An important part of any urban experience is where and what you choose to eat. Anyone who knows me knows that no money needs to be wasted on the fanciest or trendiest restaurants in town. I wanted to hit the institutions in Detroit that not only involved the excitement I had as a child driving to them but that have proven to be quality enough (or, preferably, kitschy enough) to live on, restaurants whose very presence defines the personality of the city. Most of my all-time favorites have long since succombed, like Dinah Inn, Jerry’s, both great steakhouses off Woodward, and my all-time favorite deli, Darby’s. Even Carl’s Chop House closed a few years ago.
Thankfully, the Italian restaurant my family went to every Sunday night, Mario’s, is still there.
But although I recognized it from the outside, it’s gotten too gussied up on the inside to be of value to my hungering memory cells now. But old time tradition is still alive in some excellent vintage haunts I’d never been to before. First there’s Mr. Mike’s.
Now selling itself as a karaoke sports bar, Mr. Mike’s is old school dining experience enhanced by dimly lit fake Tiffany lamps, burgundy leatherette booths and stained glass windows.
I could do without the lattice work and Americana dowels but I do like that the banquettes remain intact.
I’m also not a big one for stripping away the plaster to expose the brick underneath in efforts to make a place look old. This place looks old enough without this 80’s postmodern touch.
The waiter didn’t have much patience for me flipping back and forth between a turkey club, onion soup au gratin, Chef’s Salad, and meatloaf, all steakhouse classics for me.
I finally settled on the meatloaf and loaded baked potato. Notice the fringe on the “Tiffany” lamp tilted for optimum lighting of my meatloaf.
The potato especially deserves a closeup:
Though we were all jealous of the liver and onions someone else at the table ordered:
As old school and perfect as the food was, as one of the “grown and sexy people” I’m really sorry to have missed DJ Poppi Smooth:
Another favorite restaurant this trip was Vince’s, an Italian joint in Southwest Detroit. Though I almost didn’t get past the entrance because of the blinding brilliance of this display:
Is the fluffy cotton/Christmas snow backdrop supposed to be steam rising from the pasta?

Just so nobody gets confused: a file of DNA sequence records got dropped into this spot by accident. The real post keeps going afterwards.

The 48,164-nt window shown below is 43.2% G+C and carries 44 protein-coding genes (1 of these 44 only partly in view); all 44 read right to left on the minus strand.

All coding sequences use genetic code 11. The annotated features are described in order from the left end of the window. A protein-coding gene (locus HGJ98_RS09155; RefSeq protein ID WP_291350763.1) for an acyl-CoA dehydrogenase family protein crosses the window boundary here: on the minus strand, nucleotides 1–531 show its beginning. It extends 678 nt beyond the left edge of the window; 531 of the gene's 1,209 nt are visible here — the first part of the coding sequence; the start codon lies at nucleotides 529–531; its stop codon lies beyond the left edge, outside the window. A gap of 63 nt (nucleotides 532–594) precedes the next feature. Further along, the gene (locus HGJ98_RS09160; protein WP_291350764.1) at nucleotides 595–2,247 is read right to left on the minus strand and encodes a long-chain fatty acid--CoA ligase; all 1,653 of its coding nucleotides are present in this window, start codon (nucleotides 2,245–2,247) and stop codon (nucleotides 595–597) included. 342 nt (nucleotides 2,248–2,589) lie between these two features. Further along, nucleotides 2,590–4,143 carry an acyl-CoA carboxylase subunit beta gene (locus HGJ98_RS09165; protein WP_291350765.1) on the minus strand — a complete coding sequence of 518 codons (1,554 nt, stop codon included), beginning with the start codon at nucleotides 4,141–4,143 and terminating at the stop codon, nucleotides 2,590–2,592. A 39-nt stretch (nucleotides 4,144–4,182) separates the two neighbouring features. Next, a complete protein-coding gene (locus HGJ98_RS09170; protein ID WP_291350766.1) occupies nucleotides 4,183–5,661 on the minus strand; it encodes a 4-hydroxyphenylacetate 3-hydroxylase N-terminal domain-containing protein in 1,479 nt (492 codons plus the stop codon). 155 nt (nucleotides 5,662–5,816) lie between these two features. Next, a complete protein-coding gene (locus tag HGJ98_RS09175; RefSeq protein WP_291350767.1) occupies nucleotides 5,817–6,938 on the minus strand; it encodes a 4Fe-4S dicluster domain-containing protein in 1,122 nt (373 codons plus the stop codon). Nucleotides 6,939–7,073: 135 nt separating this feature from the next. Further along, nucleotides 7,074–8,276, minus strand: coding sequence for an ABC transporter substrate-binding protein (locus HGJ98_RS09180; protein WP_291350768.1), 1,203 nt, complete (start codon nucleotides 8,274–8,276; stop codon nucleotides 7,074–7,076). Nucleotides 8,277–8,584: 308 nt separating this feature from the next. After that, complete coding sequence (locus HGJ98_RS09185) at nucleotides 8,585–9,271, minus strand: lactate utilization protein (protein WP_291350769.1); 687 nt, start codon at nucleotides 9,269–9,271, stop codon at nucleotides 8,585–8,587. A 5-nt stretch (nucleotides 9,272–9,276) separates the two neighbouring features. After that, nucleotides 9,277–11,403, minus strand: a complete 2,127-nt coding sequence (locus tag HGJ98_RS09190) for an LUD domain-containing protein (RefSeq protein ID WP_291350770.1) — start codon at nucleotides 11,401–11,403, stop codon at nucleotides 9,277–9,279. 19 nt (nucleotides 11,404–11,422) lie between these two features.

I don’t know, but the supreme naïveté and kitschiness of the encased pasta art was enough for me to proclaim Vince’s a must-eat-at Italian pit stop in the Motor City. And I’m happy to report that the beauty on the walls continued throughout the restaurant:
As impressed as I am with this Golden Colander award, I’m sure the owners are more excited by this:
I know it’s blurry but you can see it’s a hand-signed personal note from Frank. And you know that means business when it comes to an Italian restaurant. This one isn’t bad either:
Also not bad is the decor:
I was too hungry to remember to snap shots of any of the food but I did get this one of us eating. Well, I’m texting, but eating every other text.
Another stop on the vintage-and-still-standing restaurant run was Sign Of the Beefcarver on Woodward past 10 Mile.
I really wanted to go to this place down the block but it was closed:
But I was excited to hit the Beefcarver as I knew it was a cafeteria.
The food line did not disappoint. As I’ve come to expect in great cafeterias, there’s always a complete selection of salad items.
I had tossed salad with Thousand Island dressing, roast beef, mashed potatoes and corn, my signature meal when I’m in a cafeteria. I forgot to photograph the food here too as I was too busy looking at the walls.
Then, of course, there’s The Telway, with four burgers for $2.25.
And Lafayette Coney Dogs.
I wish I could’ve hit more joints when I was in Detroit but I was too busy preparing for this:
But my utensils remain sharpened. I’m all ears if anyone else can suggest more vintage eateries for my next trip home which, I’m happy to report, is imminent!